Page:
METAIRIE, La. -- Tom Dempsey was the talk of the nation for an autumn week in 1970.
Despite a serious handicap, he kicked the longest field goal in NFL history, 63 yards, to give the New Orleans Saints a last-second victory over Detroit.
The sacks of mail he received included congratulations from President Nixon, who hailed him as an example to others who faced physical limitations.
But Dempsey saw himself as a hard worker who had earned his success, not a cripple who had overcome hardship. He was a reluctant hero who soon became upset at his own cockiness.
Thirteen seasons later, Dempsey still spends his fall afternoons on a football field. He now is a high school coach and he remains a hero despite his unpretentious attitude.
Even though he still holds the Saints' season scoring record, Dempsey would not take the freshman coaching job at Rummel High School until he had attended countless seminars and convinced himself he could teach football.
Oblivious to the accolades of players who say Dempsey's expertise has turned the young team around, he credits success to the other coaches.
He even downplays his role as a positive model for Tommy Hayden, a manager for the freshman team. Hayden suffered hydrocephalus as a youngster and the left side of his body has been seriously crippled.
'He's great, but he's tough,' said Hayden, who wants to be a quarterback. 'He'll really beat down on somebody, but at the same time he'll really care.'
Dempsey's handicap is vastly different from Hayden's -- physically and psychologically. A birth defect left Dempsey with a severely deformed right hand and a stub of a right foot, the one he used to kick the record field goal.
'I was born this way. I don't consider it a handicap. I've had it my whole life,' said the portly father of three, who punctuates his conversation by spitting tobacco juice.
'The ones I feel sorry for are the ones who went to Vietnam whole and came back half. Those are the ones I bleed for.'
Dempsey played in the offensive and defensive lines at Palomar Junior College in California, where he decided one day to try kicking. In a short time, he was handling kickoffs and long field goals for the team.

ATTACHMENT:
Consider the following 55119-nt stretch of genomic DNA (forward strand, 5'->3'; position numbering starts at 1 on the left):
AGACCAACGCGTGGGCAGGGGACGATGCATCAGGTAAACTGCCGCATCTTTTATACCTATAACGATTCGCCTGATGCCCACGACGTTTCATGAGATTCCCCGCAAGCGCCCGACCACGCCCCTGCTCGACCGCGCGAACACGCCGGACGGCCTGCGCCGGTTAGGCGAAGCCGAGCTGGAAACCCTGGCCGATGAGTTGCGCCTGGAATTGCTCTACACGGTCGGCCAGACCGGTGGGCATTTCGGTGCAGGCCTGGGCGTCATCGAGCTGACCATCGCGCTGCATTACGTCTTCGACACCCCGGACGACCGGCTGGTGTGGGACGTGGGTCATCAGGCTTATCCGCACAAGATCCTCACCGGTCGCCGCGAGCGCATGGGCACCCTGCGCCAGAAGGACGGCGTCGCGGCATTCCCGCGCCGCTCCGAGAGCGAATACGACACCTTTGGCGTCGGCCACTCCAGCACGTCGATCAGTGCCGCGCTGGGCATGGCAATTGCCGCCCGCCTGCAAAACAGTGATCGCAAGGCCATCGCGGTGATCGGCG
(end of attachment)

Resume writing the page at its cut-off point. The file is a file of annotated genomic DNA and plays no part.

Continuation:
Dempsey said he 'got in trouble in school (because) I just never did like rules,' and went pro instead of jumping to a four-year college after finishing at Palomar. He was signed by Green Bay but failed to make the squad and was rejected in subsequent attempts as a free agent.
'I knew I could kick it longer, higher and farther than anybody, but someone had to give me a chance,' he said.
Dempsey later was told by a friend he had been turned away from the New York Jets by a coach who said, 'I can't have him on my team because I can't take a shower with him.'
He finally made it as a free agent with the lowly New Orleans Saints in 1969, and responded with a Pro Bowl season that included a field goal in each of the first 12 games that year and a team-record 99 points.
On Oct. 5, 1969, he kicked a 55-yard field goal at Los Angeles - one short of the then-NFL record. On Nov. 16, he nailed four against the New York Giants, including the winner with 11 seconds remaining. Two weeks later, he made four against the Philadelphia Eagles.
But Dempsey, who still is sixth on the Saints' all-time scoring list with 169 points, saved his biggest kick for the last play of a 19-17 victory over Detroit Nov. 8, 1970, in the old Sugar Bowl stadium.
'I knew it was long, but I didn't know it was 63 yards,' he said. 'I didn't count the yards.'
Within minutes, he was a national hero.
'And you do some things you wish you hadn't done, cockiness-wise,' he said. 'I started having problems when I took myself too seriously.'
A personality clash ended his New Orleans career, and he spent four years with Philadelphia before concluding his pro career with two seasons on the Rams.